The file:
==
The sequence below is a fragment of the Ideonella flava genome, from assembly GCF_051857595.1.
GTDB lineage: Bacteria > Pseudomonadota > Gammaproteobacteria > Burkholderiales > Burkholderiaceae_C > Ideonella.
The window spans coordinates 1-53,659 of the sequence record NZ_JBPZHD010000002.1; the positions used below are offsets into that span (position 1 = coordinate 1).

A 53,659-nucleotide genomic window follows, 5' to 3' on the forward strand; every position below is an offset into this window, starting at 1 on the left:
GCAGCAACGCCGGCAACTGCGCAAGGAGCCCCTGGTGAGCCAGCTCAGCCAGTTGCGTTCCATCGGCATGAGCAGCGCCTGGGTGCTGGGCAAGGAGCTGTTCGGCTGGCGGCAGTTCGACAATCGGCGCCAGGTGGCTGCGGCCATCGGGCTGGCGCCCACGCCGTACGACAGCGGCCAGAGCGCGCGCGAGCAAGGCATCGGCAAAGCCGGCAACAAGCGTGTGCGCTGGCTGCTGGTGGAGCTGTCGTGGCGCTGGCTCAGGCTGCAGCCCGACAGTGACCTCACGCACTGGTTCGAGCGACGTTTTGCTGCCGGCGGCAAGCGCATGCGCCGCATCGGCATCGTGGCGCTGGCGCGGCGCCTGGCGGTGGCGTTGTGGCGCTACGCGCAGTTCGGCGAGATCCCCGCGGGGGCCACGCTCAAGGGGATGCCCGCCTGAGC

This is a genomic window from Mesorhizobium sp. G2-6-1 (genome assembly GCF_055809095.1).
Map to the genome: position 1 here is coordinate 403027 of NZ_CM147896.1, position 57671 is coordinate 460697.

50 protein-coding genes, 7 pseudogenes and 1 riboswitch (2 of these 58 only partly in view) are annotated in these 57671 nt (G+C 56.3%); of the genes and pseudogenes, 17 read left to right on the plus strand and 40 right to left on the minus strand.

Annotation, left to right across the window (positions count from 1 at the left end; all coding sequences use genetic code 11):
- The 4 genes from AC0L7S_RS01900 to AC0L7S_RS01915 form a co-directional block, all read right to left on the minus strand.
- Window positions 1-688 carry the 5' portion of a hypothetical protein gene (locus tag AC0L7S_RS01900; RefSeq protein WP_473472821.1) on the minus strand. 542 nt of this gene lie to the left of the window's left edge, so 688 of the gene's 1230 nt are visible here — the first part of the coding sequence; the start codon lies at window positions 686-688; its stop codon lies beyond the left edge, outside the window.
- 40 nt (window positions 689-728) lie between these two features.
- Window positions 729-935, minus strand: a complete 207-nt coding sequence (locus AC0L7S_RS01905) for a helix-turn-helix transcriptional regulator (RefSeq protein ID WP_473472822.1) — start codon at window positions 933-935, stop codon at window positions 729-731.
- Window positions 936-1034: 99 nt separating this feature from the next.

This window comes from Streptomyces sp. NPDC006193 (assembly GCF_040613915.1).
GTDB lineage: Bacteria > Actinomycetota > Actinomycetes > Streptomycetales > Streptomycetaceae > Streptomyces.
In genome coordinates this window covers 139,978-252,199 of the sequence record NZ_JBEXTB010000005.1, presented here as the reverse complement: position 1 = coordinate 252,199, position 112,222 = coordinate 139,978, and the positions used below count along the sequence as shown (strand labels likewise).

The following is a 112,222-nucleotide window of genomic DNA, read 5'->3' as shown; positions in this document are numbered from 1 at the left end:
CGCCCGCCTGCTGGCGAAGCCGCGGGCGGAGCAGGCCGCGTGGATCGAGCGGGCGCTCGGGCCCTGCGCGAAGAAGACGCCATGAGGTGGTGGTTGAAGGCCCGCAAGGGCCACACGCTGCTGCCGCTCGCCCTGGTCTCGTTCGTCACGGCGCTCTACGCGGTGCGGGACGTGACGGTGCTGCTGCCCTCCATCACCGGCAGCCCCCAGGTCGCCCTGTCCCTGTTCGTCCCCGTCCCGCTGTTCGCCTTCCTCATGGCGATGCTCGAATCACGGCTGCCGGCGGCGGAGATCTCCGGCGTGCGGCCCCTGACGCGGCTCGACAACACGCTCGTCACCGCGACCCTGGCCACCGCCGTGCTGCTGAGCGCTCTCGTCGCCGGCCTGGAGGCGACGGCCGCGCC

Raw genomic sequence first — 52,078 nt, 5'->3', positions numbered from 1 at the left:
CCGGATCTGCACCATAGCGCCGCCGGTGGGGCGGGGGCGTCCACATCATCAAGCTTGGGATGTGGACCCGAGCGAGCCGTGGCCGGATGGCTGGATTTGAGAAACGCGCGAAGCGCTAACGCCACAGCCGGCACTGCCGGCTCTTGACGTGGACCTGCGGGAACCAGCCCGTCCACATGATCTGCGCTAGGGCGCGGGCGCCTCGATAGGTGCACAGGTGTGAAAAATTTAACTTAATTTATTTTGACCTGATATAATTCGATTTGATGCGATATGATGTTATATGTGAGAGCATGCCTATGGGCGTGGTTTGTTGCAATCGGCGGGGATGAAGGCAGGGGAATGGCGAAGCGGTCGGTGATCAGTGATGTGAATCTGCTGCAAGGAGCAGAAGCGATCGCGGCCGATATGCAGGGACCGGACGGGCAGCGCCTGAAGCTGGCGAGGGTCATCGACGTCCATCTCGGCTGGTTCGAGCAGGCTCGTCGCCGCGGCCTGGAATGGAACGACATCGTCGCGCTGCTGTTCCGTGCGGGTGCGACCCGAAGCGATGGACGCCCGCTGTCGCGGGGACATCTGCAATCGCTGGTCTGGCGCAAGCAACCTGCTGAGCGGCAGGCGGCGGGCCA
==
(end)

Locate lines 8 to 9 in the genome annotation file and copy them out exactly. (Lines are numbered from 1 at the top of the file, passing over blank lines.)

50 protein-coding genes, 7 pseudogenes and 1 riboswitch (2 of these 58 only partly in view) are annotated in these 57671 nt (G+C 56.3%); of the genes and pseudogenes, 17 read left to right on the plus strand and 40 right to left on the minus strand.

Annotation, left to right across the window (positions count from 1 at the left end; all coding sequences use genetic code 11):